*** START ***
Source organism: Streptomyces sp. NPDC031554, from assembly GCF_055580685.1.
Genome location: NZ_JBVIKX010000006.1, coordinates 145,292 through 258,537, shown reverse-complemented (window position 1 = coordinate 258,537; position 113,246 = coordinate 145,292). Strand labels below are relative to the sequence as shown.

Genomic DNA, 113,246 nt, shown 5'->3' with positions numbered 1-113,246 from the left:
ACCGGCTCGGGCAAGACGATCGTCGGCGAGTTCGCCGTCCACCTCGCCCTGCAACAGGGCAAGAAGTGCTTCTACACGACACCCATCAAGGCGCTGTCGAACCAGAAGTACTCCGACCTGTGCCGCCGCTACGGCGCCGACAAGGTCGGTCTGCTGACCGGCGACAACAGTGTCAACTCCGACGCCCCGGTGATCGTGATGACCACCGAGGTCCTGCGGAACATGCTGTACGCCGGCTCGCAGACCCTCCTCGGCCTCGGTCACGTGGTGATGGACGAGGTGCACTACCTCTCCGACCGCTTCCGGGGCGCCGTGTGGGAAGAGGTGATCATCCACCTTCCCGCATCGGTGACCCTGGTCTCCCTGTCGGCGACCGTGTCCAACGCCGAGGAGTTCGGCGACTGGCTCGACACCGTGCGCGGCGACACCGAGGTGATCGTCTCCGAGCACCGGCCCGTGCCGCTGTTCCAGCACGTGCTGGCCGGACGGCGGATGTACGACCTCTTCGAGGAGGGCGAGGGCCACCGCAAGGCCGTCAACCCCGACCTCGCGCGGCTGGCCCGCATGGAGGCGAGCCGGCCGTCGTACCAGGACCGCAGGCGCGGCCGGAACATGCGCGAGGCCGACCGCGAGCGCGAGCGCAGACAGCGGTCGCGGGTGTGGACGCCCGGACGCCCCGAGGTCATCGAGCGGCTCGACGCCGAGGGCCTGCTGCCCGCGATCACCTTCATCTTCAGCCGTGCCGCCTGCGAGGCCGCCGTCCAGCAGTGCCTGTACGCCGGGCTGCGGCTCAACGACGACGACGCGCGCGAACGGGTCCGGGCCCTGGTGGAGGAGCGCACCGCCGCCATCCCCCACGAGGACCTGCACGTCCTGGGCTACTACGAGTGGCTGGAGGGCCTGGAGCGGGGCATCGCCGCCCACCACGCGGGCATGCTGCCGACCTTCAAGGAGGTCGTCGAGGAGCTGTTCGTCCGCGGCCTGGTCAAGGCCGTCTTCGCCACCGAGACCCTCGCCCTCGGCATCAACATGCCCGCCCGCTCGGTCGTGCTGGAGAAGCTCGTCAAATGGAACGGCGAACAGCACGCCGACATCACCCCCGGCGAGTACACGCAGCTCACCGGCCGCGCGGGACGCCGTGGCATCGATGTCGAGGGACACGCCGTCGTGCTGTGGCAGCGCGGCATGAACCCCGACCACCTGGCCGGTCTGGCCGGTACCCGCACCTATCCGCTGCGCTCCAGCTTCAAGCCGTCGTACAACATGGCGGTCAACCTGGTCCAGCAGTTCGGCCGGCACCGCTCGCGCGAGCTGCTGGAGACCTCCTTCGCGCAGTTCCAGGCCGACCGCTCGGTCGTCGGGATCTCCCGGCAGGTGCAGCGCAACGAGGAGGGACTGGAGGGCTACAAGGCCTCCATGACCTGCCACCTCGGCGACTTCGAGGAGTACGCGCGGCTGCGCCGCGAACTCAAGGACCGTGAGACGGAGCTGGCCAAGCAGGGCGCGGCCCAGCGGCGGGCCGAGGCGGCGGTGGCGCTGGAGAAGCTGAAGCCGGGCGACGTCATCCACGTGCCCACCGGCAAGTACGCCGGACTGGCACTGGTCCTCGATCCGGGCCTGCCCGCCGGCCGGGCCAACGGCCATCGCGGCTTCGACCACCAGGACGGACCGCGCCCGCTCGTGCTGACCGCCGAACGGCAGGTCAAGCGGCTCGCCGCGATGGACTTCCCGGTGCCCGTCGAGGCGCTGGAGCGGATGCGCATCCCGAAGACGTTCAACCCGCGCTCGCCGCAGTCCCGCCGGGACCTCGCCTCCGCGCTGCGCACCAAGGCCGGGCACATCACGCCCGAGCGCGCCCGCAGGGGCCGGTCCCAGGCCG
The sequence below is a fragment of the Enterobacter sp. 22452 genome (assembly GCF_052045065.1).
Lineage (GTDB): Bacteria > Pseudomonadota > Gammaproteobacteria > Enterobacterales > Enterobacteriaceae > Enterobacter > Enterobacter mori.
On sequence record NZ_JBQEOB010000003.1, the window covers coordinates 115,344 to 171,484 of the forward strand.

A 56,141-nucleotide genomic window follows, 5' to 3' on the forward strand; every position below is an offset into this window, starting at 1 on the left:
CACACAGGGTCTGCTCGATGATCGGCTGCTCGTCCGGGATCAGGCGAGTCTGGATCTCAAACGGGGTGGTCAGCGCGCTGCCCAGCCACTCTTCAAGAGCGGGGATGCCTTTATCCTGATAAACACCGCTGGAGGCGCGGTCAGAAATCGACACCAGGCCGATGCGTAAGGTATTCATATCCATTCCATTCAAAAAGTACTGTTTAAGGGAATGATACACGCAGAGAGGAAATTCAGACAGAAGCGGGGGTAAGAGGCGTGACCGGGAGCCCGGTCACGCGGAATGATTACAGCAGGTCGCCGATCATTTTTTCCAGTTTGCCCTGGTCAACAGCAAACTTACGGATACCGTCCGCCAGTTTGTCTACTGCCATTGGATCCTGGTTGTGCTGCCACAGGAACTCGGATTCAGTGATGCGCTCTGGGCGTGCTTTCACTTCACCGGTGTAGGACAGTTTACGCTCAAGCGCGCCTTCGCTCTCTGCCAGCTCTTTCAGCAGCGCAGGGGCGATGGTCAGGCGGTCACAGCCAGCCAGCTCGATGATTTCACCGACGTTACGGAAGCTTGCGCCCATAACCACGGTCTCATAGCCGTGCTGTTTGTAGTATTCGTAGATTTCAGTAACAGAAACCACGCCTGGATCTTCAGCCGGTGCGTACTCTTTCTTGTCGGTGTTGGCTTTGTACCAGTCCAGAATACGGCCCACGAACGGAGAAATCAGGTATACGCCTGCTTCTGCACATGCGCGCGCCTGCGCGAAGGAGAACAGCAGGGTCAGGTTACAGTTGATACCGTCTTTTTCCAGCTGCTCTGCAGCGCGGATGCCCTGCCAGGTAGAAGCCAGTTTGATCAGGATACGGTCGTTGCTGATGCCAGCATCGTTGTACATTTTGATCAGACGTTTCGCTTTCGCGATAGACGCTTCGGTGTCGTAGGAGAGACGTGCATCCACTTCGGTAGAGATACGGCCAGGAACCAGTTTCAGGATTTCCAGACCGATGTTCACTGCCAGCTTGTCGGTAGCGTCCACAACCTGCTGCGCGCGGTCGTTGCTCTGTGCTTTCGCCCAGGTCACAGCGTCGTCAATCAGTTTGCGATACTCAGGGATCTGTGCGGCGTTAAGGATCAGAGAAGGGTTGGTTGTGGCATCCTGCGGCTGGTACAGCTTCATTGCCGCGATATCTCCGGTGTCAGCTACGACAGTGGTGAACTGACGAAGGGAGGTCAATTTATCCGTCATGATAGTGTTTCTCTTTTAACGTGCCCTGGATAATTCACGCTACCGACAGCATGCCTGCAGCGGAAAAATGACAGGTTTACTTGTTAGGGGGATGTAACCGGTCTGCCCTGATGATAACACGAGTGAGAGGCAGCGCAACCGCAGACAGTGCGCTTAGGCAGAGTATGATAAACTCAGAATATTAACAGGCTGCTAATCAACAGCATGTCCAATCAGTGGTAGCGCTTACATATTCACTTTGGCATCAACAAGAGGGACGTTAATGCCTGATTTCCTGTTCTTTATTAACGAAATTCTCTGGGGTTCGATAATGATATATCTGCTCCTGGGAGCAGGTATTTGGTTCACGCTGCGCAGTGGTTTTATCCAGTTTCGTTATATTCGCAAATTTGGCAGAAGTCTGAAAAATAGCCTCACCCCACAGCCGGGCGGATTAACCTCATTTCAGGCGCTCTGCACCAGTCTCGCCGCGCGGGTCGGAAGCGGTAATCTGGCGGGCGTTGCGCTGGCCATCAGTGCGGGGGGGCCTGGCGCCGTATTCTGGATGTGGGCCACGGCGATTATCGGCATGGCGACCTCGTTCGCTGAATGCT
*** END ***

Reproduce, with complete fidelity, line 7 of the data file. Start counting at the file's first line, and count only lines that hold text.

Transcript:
On sequence record NZ_JBQEOB010000003.1, the window covers coordinates 115,344 to 171,484 of the forward strand.